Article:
|This article needs additional citations for verification. (December 2009)|
|Elevation||80 m (260 ft)|
|Irish Grid Reference||O243148|
|Kilmacanoge is the official spelling.|
The village lies on the junction of the R755 to Roundwood and the N11, 5 km (3.1 mi) south of Bray town centre. It lies between the Little Sugar Loaf to the east and the Big Sugar Loaf to the west in the northeastern foothills of the Wicklow Mountains, near the Glen of the Downs.
Avoca Handweavers have one of their earliest outlets at the northern end of the village.This outlet is situated on the exact location of Glencormac House which was completed in 1860 by the Jameson Whiskey Family, who were originally from Scotland.The House became a Hotel ( Grade A - precursor to 5 star Hotels) in the 1950s but was razed to the ground in a fire that occurred in 1967. No lives were lost in the fire despite major problems with the water supply to the Fire Brigades who responded to the situation. Many famous people stayed in the Hotel over time due to its proximity to Ardmore Studios in Bray. Elizabeth Taylor, Richard Burton, George Peppard, Kim Novak, Trevor Howard and Grace Kelly all stayed there either whilst filming or on official visits to Ireland.
There are two small streams which join in Kilmacanogue, behind the old Post Office (Donnelly's), and flow into the River Dargle near the old "Silver Bridge" at Kilbride approximately two miles downstream.. They once held a good population of trout but increasing urbanisation led to a deterioration in water quality.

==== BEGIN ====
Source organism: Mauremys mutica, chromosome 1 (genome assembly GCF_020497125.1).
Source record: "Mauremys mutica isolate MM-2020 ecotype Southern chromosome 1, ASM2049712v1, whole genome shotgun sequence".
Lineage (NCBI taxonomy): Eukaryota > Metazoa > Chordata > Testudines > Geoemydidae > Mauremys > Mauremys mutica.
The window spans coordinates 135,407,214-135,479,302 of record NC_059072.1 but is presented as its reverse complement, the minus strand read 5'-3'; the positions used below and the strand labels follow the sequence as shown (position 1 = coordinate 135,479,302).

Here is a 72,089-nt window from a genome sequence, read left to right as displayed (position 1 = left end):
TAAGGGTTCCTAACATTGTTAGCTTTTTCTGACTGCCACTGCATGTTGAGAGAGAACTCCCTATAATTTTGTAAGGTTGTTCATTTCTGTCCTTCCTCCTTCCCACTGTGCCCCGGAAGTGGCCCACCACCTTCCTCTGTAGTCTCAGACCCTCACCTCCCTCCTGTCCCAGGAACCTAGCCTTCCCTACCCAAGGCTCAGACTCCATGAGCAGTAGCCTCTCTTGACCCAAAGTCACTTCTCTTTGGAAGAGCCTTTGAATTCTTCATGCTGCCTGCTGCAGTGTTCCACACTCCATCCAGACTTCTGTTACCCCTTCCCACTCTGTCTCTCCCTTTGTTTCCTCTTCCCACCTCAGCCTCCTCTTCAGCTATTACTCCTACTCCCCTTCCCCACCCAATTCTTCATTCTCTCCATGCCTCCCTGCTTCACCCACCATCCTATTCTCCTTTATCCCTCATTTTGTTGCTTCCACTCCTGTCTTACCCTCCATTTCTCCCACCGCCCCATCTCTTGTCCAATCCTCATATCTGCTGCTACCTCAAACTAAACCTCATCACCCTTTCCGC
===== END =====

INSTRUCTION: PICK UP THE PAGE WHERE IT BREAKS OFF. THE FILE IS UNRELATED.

The village has two petrol stations, a primary school, a restaurant, a small shop, a post office, a church and a pub.The "Pub" (Public House), variously called "Connolly's", "Sweeney's", The Glencormac Inn and most lately "Plucks" is a very old coaching house dating back to the 19th century. It was a place where teams of horses were changed and stabled on the old road to Wicklow and further south.Charles Stewart Parnell was a frequent passenger on his way down to his family house in Avondale – hence his moniker "The Blackbird of Avondale" – a ballad sung in his memory. It was not until 1861 that the railway was opened as far as Rathdrum hence the need to travel by coach up to that time.
Clubs and Organisations
Kilmacanogue is home to the Kilmacanogue GAA Club, a branch of the Cubs and the Scouts, Kilmac Drama and Kilmacangue History Society.